And since I did get home earlier than my usual evening arrival, I thought I would tackle the half-bushel of Seckel pears that had been sitting on my counter since Sunday.  I had gotten a bee in my bonnet about transforming the beautiful little pears into glistening jars of candied brandy pears.  I am constantly amazed at the disconnect between my vivid and wildly romanticized imagination and the reality of what I actually end up with.  There must be Pollyanna in my genes.  In my overheated imagination, I saw perfect, tiny Seckel pears glimmering in a heady brew of brandy-laden, cinnamon-scented syrup.  Are you still with me?  Lots of eye-rolling going on out there?

The Seckel Pears of my dreams...not of my reality.

After four hours of sorting, peeling, cursing, dropping, more cursing, I ended up with a rather puny mound of wounded pear shapes that left me with a mere four pints of pale, weird forms floating in their aromatic, boozy brew.   I mean, really.  Did I actually think about how unlikely it was to find eight pounds of PERFECT pears in a half-bushel of falls that were jumbled in a big plastic bag?  Did I actually consider that these pears were grown organically, with little oversight and just may be less than perfectly shaped?  Did I actually imagine peeling ten pounds of teeny, tiny little lumpy, misshapen pears would be a snap?  Obviously, I must have been under the influence of the boozy content of the syrup.

Next year - same recipe, different pears.

Monday, October 7, 2013

Any botanists with exceptionally good eyesight and a forgiving nature out there?

I have been trying to figure out what plant this is - and please forgive the blurry image, as I kept forgetting to take my camera when I walked the dogs and ended up aiming and shooting out of my car window on my way to work.  It seems to be a bush of some type, with a long cluster of pink flowers that become a long cluster of dark berries.  I am curious as to whether these are edible berries.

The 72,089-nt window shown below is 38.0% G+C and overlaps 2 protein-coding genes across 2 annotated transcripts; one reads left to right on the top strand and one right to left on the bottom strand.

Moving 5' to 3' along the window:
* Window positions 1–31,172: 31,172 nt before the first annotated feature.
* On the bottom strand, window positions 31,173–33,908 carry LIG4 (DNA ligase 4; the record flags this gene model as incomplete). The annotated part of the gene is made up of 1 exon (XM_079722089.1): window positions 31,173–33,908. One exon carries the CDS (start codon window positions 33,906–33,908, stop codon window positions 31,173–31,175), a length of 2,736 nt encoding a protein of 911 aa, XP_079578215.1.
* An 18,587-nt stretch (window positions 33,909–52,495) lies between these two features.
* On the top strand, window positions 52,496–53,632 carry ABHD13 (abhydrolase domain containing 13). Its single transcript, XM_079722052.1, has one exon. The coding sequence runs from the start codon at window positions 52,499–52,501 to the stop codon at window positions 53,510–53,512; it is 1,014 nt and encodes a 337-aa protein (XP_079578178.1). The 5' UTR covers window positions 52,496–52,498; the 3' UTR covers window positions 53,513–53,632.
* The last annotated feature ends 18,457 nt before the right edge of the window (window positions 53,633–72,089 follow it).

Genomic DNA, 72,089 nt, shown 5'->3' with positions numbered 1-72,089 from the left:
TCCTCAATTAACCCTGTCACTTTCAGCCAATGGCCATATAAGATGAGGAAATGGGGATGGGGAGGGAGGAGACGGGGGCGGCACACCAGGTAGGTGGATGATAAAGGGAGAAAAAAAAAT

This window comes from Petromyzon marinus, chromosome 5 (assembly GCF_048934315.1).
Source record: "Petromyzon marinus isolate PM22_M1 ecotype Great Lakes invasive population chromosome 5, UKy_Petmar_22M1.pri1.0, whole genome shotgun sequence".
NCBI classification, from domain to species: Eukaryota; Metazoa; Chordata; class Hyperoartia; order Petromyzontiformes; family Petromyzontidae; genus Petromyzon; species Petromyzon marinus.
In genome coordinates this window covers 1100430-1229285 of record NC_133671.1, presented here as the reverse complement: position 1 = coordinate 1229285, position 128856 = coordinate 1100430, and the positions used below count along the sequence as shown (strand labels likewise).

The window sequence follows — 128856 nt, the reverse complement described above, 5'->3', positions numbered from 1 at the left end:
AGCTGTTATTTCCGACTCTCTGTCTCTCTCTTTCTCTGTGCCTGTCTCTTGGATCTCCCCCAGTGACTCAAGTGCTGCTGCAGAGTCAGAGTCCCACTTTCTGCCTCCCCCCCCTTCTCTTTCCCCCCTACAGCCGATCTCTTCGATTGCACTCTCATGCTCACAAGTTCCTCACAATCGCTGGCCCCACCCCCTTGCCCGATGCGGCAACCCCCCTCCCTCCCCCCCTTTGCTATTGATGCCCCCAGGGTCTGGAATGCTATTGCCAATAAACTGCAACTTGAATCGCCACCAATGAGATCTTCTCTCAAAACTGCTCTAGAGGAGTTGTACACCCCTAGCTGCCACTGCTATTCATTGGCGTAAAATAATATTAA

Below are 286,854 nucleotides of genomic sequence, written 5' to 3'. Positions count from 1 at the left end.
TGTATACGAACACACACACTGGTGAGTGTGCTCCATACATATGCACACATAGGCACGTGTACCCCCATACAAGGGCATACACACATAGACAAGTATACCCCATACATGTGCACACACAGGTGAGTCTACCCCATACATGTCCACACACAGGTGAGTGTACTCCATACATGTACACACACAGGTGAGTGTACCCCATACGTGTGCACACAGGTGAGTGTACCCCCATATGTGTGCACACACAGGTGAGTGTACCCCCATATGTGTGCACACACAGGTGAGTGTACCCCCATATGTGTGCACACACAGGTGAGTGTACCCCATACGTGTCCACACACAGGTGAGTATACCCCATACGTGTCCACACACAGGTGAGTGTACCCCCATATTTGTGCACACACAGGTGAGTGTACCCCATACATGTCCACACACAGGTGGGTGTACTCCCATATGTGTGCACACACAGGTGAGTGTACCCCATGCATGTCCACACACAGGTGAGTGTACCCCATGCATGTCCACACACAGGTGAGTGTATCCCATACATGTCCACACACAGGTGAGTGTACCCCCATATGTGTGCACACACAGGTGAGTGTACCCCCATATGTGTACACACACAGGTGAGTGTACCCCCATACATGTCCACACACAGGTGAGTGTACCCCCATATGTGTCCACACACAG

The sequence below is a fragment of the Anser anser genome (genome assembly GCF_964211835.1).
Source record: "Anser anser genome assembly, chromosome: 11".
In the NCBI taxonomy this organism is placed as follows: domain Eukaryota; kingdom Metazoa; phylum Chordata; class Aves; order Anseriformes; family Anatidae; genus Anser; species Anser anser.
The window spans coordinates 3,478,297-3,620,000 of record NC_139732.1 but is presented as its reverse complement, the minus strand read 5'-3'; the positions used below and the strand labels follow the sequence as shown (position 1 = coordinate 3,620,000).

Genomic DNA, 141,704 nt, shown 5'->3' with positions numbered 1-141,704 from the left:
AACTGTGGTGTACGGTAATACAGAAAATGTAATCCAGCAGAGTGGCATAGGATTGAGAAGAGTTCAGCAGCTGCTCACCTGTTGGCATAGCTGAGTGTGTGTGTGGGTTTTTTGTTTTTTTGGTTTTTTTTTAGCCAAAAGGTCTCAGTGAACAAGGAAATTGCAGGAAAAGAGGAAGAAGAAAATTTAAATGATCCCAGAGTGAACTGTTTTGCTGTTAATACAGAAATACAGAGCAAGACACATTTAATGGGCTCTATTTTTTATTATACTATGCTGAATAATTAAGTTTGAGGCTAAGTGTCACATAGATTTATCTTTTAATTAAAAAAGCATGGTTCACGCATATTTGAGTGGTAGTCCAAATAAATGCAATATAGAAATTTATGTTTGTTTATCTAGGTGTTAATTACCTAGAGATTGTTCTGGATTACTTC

Hopefully, you can bigify this.

Since the weekend was el-stinko, as far as the weather went, and there was no way I was going to be able to do any of my outdoor chores, I focused my laser-like vision (hahahahahaha) on indoors.  I had found a big jar of very old pinto beans (dry), so I decided to can them.  For me, pressure canning requires two days, as I have the focus of a ping pong ball.  Interestingly, two of the 10 pint jars did not seal.  The flats were new, I did not overfill the jar.  Hmmm.  So it looks like chili is in my near future.  I also made a pear upside down cake (GF), as I had a nice little pile of seckl pears.  And I was getting a half-bushel more.  I made ham/bean soup, soon to be canned.  I made great breakfast bars for the barn - a recipe from my mother - that is easy and good (oats, raisins, egg, brown sugar, cinnamon, milk,...) I made good headway on the latest project on the needles, a woolen cardigan, knit from bulky yarn.  I did my laundry, hung it inside, cleaned five bathrooms (3 at my mother's), vacuumed, dusted (gasp), did mounds of dishes, brushed both dogs (I am STILL getting a woodchuck-sized ball o' fuzz off Bernice), and listened to the first four discs of a recorded book on Thomas Jefferson.

I had a friend to dinner last night and tested a new recipe that, luckily, turned out great - it's an African based stew made in one pot.  Of course, not reading the directions closely as usual, I almost missed the fact that it needed to be made in the traditional method, which included preparations begun six hours before cooking!  And -- are you ready for this? -- it included sweet potatoes, of which I managed to grow FIVE.  I am so excited.  It was enough of a success (tiny), that I will try them again next year.